…we often lightly pronounce sentence and form an idea about someone based upon… not even the knowledge of different facts of his biography, but much more often upon hearsay, conjecture, and our own opinions supported by nothing, yet influencing us so powerfully that we consider our opinions the sole and precise truth about one or another person. But this is not at all correct—not in 99 cases out of 100, but in all 100 cases. Therefore, if we speak about a negative, disagreeable, and suspicious relationship to a person, then we should definitely be speaking about our absence of love for him. And this absence, and even the very lack of desire to recognize it as a defect, says very much about our own selves. It says that we are far from the true Christian life.
After all, love for a person does not at all mean blindness and thoughtlessness; it does not at all mean some sort of self-deception. The loving person sees the inadequacies, vices, and weaknesses of another, but above all this observation stands another, higher knowledge—namely: that a human being is something immeasurably greater than the sum total of his vices, sins, and inadequacies. Every human being is a child of God, who unconditionally deserves love. And all the darkness that attacks him and is present in him, and is as if part of him, is only a part that to a greater or lesser degree influences the whole, but which does not have the ability to swallow him up irreversibly as long as he is still alive on the earth. Furthermore, the very fact that he abides in earthly life says that for him the story of the creation of his “personal eternity” is not yet finished, and the Lord is giving him time and the chance to take conscious steps toward a transformation of life. And the meaning of these steps is determined not even by deeds obvious to us humans, but by the power of good will, the conscious striving for God. The Lord alone can evaluate the true meaning of the heart’s striving in the context of all the circumstances—both inward and outward—of a person’s life, in the context of the difficulties that he has to overcome in his striving for God.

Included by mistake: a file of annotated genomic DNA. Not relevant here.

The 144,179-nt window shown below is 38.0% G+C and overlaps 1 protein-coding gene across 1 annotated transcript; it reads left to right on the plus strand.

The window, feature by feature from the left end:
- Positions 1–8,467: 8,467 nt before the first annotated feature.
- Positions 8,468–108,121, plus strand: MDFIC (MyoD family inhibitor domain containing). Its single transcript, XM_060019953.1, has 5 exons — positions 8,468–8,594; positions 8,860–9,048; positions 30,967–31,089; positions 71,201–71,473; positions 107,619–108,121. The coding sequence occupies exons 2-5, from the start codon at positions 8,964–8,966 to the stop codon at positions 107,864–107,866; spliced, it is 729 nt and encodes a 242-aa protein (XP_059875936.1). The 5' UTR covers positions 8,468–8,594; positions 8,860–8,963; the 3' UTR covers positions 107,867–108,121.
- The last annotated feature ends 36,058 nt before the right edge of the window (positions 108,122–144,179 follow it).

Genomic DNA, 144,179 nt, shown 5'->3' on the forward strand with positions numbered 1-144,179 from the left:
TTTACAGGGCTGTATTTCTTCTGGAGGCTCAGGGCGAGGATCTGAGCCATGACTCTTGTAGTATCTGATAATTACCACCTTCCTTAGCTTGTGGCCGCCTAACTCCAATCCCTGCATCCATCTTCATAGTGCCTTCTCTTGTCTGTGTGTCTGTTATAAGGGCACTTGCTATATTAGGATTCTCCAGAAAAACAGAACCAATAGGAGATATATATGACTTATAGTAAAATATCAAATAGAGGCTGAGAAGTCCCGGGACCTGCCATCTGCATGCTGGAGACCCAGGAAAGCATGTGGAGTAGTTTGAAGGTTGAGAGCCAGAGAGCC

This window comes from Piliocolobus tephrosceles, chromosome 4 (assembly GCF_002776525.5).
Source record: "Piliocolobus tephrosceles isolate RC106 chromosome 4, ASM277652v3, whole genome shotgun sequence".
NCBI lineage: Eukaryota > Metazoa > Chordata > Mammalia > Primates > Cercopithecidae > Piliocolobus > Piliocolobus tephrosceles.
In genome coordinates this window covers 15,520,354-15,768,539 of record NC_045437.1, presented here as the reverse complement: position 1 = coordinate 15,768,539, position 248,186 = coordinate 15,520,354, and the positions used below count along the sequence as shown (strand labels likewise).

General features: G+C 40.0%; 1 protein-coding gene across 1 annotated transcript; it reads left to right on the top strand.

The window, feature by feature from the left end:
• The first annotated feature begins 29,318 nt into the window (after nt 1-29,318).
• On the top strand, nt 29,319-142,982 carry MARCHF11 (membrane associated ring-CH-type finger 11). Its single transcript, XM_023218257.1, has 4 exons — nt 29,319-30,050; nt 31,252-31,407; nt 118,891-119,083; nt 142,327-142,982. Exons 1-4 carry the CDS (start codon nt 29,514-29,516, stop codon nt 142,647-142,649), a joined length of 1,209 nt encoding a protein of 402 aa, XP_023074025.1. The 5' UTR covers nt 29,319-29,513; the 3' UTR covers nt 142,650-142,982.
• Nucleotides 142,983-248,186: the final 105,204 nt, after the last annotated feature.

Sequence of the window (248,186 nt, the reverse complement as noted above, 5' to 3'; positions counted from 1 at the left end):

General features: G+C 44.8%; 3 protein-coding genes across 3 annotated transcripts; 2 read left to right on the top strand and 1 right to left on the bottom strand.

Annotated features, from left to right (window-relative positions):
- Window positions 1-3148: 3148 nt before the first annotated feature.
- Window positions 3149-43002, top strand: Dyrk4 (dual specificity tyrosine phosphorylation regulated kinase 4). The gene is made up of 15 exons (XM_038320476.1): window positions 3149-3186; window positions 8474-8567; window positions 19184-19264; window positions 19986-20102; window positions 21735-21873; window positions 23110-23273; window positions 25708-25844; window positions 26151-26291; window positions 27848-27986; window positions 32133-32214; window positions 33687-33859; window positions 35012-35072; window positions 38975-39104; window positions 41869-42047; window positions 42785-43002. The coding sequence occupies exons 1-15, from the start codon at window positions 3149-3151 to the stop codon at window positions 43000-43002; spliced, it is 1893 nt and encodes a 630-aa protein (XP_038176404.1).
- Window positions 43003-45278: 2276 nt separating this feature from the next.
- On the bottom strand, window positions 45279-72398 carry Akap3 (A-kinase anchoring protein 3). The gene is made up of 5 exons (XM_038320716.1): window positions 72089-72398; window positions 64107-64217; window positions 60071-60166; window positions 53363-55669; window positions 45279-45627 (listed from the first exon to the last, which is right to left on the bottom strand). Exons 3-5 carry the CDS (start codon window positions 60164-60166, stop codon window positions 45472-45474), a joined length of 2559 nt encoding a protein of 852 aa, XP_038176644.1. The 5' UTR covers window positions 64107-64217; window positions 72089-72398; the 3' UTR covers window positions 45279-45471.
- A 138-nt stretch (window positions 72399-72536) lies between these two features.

It would be better for us to be mistaken in thinking well of a person than to be mistaken in thinking poorly of him. Belief in the better in any case leaves a person with the chance to correct himself, even if he acted badly. That means a lot! And we do not sin by believing in what is better in a person, even if our hopes are seemingly unjustified. God also “believes” in that person and works with all His might to help effect his correction….
~Priest Dimitry Shishkin
When you have learned to venerate the icons of Christ, of the Most Holy Mother of God, and of the saints, to venerate them bending the whole of your being towards them, them you have learned the path which brings you to the spring of life without end. “Come, ye faithful, let us approach the tomb of the Mother of God, and let us embrace it, touching it sincerely with our hearts’ lips and eyes and foreheads. Let us draw abundant gifts of healing grace from this ever-flowing fount.” [Second Canon of the Dormition, Ninth Ode]
Archimandrite Vasileios of Stavronikita
hat tip: Daily Dynamis
“Holy Relics are the earthly remains of those who have been taught by none other than Christ Himself to love their enemies even unto death, the death of the Cross, which is His glory, and which by grace becomes their glory too. Love for enemies is not a moral injunction, it is the fundamental criterion for the Christian way of life. This is Salvation.”